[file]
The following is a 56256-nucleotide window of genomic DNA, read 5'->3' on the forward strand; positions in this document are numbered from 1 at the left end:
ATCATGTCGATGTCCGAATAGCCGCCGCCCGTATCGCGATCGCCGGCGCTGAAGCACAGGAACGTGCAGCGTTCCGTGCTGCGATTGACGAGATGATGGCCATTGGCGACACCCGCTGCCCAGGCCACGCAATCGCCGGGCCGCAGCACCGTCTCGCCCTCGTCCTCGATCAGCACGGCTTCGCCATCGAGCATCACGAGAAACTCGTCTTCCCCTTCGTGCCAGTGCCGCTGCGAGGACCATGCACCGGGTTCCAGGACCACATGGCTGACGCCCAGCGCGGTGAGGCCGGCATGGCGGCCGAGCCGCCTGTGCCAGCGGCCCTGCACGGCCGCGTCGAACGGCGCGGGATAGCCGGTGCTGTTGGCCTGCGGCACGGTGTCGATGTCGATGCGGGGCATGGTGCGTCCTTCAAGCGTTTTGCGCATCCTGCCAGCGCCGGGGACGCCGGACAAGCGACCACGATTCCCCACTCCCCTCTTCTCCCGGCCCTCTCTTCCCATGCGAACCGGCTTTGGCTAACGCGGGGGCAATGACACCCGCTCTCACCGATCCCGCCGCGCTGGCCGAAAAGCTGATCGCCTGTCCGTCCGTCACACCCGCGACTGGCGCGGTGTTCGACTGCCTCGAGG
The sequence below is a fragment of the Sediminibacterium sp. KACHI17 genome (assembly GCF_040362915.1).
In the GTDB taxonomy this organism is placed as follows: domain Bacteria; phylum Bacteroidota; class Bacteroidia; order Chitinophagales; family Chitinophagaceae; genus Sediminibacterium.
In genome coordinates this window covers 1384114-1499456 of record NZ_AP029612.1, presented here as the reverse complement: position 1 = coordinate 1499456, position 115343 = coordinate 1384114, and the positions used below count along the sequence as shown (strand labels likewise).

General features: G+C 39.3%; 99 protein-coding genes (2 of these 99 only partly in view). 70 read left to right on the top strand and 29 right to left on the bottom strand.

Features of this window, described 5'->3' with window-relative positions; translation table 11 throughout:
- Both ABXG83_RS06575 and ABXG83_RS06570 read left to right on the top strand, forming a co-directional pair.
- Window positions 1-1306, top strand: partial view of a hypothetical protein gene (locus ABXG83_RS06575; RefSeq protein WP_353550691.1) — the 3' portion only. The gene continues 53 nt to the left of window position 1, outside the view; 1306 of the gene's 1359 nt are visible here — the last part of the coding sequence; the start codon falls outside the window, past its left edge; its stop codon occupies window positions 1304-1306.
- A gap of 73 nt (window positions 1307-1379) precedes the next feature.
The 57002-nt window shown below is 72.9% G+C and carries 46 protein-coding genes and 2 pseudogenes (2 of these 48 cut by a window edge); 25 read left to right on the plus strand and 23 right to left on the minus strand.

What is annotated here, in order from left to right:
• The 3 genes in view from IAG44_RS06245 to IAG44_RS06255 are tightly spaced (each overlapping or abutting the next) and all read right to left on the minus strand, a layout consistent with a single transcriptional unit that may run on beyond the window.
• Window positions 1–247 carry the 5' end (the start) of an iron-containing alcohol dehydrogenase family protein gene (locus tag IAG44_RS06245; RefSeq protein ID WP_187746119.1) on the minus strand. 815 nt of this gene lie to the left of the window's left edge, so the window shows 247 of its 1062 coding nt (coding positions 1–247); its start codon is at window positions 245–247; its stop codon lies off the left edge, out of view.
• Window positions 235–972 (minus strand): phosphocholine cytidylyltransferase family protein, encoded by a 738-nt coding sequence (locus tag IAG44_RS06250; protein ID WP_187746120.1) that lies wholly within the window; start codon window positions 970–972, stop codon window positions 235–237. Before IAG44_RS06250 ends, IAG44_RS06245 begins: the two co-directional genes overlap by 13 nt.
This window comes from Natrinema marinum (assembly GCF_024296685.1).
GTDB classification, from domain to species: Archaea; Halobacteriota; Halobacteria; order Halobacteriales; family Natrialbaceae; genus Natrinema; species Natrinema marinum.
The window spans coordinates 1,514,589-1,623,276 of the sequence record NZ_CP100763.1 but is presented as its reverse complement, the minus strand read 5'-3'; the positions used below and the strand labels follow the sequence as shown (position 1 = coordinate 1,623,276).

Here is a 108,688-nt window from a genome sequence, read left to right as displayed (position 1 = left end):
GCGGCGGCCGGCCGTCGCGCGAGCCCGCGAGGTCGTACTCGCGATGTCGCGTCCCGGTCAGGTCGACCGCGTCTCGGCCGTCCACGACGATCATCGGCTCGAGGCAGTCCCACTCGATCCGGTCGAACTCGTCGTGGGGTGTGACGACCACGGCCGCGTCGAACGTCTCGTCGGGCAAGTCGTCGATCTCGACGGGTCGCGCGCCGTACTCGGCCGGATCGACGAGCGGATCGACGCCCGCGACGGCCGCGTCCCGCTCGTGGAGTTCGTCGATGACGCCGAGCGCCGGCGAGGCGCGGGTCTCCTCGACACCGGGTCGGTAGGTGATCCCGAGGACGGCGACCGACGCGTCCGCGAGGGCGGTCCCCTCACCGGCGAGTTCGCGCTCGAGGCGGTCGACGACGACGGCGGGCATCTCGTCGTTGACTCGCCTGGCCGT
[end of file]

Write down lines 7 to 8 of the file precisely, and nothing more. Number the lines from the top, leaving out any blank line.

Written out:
Features of this window, described 5'->3' with window-relative positions; translation table 11 throughout:
- Both ABXG83_RS06575 and ABXG83_RS06570 read left to right on the top strand, forming a co-directional pair.